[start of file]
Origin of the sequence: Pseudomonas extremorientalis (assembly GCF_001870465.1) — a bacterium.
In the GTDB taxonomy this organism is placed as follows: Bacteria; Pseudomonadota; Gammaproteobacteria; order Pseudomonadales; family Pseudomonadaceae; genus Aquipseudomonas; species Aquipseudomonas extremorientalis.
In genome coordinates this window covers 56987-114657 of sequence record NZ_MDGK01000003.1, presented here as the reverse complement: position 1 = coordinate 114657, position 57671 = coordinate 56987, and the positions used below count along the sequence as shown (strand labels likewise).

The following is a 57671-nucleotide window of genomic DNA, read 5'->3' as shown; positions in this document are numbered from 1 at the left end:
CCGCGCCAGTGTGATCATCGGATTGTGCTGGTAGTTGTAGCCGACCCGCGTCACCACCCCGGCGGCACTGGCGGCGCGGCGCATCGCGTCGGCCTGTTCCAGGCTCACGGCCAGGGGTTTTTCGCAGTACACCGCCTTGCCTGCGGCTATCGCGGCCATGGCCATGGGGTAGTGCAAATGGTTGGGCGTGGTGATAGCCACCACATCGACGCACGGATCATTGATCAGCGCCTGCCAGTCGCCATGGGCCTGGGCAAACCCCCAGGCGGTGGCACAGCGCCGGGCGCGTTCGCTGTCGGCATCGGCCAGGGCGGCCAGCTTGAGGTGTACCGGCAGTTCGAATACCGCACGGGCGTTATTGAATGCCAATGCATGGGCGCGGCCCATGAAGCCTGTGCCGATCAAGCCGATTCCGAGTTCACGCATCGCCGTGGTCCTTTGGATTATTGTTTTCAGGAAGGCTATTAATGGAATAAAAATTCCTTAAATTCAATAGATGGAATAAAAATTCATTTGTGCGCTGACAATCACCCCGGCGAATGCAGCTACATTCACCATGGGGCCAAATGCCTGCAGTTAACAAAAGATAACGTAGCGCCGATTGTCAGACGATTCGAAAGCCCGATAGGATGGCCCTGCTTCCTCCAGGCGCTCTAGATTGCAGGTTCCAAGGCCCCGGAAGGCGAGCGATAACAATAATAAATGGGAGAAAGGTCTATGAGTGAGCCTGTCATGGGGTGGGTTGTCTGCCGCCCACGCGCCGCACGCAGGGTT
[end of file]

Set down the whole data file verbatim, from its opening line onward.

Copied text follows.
Origin of the sequence: Pseudomonas extremorientalis (assembly GCF_001870465.1) — a bacterium.
In the GTDB taxonomy this organism is placed as follows: Bacteria; Pseudomonadota; Gammaproteobacteria; order Pseudomonadales; family Pseudomonadaceae; genus Aquipseudomonas; species Aquipseudomonas extremorientalis.
In genome coordinates this window covers 56987-114657 of sequence record NZ_MDGK01000003.1, presented here as the reverse complement: position 1 = coordinate 114657, position 57671 = coordinate 56987, and the positions used below count along the sequence as shown (strand labels likewise).

The following is a 57671-nucleotide window of genomic DNA, read 5'->3' as shown; positions in this document are numbered from 1 at the left end:
CCGCGCCAGTGTGATCATCGGATTGTGCTGGTAGTTGTAGCCGACCCGCGTCACCACCCCGGCGGCACTGGCGGCGCGGCGCATCGCGTCGGCCTGTTCCAGGCTCACGGCCAGGGGTTTTTCGCAGTACACCGCCTTGCCTGCGGCTATCGCGGCCATGGCCATGGGGTAGTGCAAATGGTTGGGCGTGGTGATAGCCACCACATCGACGCACGGATCATTGATCAGCGCCTGCCAGTCGCCATGGGCCTGGGCAAACCCCCAGGCGGTGGCACAGCGCCGGGCGCGTTCGCTGTCGGCATCGGCCAGGGCGGCCAGCTTGAGGTGTACCGGCAGTTCGAATACCGCACGGGCGTTATTGAATGCCAATGCATGGGCGCGGCCCATGAAGCCTGTGCCGATCAAGCCGATTCCGAGTTCACGCATCGCCGTGGTCCTTTGGATTATTGTTTTCAGGAAGGCTATTAATGGAATAAAAATTCCTTAAATTCAATAGATGGAATAAAAATTCATTTGTGCGCTGACAATCACCCCGGCGAATGCAGCTACATTCACCATGGGGCCAAATGCCTGCAGTTAACAAAAGATAACGTAGCGCCGATTGTCAGACGATTCGAAAGCCCGATAGGATGGCCCTGCTTCCTCCAGGCGCTCTAGATTGCAGGTTCCAAGGCCCCGGAAGGCGAGCGATAACAATAATAAATGGGAGAAAGGTCTATGAGTGAGCCTGTCATGGGGTGGGTTGTCTGCCGCCCACGCGCCGCACGCAGGGTT